International Political Economy: States and Markets in the 21st Century

  • Summer schools
  • Department of International Relations
  • Application code SS-IR209
  • Starting 2020
  • Short course: Closed
  • Location: Houghton Street, London

UPDATE: Due to the global COVID-19 pandemic we will no longer be offering this course in summer 2020. Please check our latest news on this situation here.

This course introduces students to the contemporary study of the dynamic interaction between the pursuit of wealth and the pursuit of power in the global economy.  The course presents the key concepts and theories of international political economy, and how these can be used to understand pressing empirical and economic policy questions facing policymakers and citizens in the 21st century.

A number of important questions will be investigated including:

  • Is globalization responsible for the rise of populism in the West?
  • How will “trade wars” impact the global political economy?
  • What political and institutional factors are responsible for banking panics, currency crashes, and sovereign defaults?
  • Why have governments failed to take sufficient action to prevent climate change?
  • Do multinational corporations pose a threat to state sovereignty and the welfare state?
  • Will the renminbi or euro replace the dollar as the principal international currency?
  • Do Western countries dominate international economic institutions, such as the International Monetary Fund, World Bank, and the World Trade Organization?

Session: One
Dates: 22 June – 10 July 2020
Lecturer: Professor Jeffrey Chwieroth


Programme details

Key facts

Level: 200 level. Read more information on levels in our FAQs

Fees:  Please see Fees and payments

Lectures: 36 hours 

Classes: 18 hours

Assessment*: One examination and one essay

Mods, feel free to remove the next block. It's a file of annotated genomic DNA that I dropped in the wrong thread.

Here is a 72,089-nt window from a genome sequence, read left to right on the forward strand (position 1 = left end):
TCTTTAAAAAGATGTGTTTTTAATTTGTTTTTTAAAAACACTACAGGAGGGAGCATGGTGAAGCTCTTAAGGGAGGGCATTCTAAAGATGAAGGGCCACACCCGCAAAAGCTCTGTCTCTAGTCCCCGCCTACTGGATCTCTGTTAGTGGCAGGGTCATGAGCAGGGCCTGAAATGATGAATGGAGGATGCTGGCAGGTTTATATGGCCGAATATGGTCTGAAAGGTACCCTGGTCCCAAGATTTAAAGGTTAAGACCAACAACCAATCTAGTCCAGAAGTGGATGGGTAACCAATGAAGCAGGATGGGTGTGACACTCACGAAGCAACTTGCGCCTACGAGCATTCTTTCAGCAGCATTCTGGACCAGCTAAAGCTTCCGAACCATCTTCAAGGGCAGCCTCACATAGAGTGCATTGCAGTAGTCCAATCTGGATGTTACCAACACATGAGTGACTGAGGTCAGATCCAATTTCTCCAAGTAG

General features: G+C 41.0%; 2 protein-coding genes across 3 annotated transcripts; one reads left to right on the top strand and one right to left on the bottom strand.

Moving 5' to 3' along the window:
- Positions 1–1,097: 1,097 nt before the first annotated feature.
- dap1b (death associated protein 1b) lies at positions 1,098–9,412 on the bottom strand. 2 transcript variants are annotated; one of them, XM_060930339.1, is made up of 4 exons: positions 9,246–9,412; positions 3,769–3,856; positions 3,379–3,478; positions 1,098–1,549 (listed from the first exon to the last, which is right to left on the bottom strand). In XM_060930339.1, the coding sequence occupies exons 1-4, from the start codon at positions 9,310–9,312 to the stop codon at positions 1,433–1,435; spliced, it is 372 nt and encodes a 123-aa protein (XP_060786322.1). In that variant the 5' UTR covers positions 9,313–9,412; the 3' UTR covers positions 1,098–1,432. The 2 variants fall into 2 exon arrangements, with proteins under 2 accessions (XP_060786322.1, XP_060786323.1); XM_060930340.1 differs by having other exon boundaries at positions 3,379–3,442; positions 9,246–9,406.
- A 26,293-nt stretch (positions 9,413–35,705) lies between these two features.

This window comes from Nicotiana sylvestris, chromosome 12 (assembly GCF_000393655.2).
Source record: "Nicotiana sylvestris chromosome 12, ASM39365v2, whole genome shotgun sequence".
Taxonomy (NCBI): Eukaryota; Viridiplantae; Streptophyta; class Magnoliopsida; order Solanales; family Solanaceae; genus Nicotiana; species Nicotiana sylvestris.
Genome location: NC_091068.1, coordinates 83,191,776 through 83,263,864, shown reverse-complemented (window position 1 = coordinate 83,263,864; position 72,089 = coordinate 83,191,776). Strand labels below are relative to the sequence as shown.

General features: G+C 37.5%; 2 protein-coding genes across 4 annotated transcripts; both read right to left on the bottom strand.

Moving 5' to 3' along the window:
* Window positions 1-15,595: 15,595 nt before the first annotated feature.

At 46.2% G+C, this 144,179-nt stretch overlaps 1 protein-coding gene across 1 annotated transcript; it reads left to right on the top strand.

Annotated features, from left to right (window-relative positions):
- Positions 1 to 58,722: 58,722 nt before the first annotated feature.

Typical credit**: 3-4 credits (US) 7.5 ECTS points (EU)

*Assessment is optional

**You will need to check with your home institution

For more information on exams and credit, read Teaching and assessment


At least one introductory course in either social science (e.g. political science, international relations, sociology, economics), history or law.

Programme structure

  • Introduction: IPE – States and Markets in the 21st Century
  • Understanding the Creation of the Global Economic Order
  • The International Monetary Fund and the World Bank
  • The World Trade Organization and Regional Trade Agreements
  • The Political Origins of Economic Development
  • Climate Change and Global Environmental Politics
  • The Political Economy of Banking Crises, Currency Crashes, and Sovereign Defaults
  • Trade Wars between the United States and China
  • Key International Currencies: The Dollar, Renminbi, and Euro
  • Central Banking since the Global Financial Crisis
  • Brexit, the European Union, and the Politics of Austerity
  • Multinational Corporations

Course outcomes

Students will develop a deeper understanding of the political and institutional context in which the global economy operates.


With a vibrant research culture, the LSE Department of International Relations is one of the oldest and largest in the world, and remains a leading world centre for the development of the subject. Its reputation for international excellence was recognised in the 2014 Research Assessment Exercise, the LSE Government and International Relations Departments' joint submission was ranked first in the UK for the percentage of its research graded world leading or internationally excellent (88%). LSE also came top in the Politics and International Studies REF panel in terms of the most research publications graded “world leading” (4*); the absolute number of top-rated research outputs.         

LSE’s Department of International Relations ranked 5th in the world in the 2018 QS World University ranking for Politics and International Studies.

On this three-week intensive programme, you will engage with and learn from full-time lecturers from the LSE’s international relations faculty.

Reading materials

Thomas Oatley, International Political Economy,  Pearson/Longman, 5th edition (2016). 

John Ravenhill (ed.), Global Political Economy, Oxford University Press, 5th edition (2016).

*A more detailed reading list will be supplied prior to the start of the programme

**Course content, faculty and dates may be subject to change without prior notice

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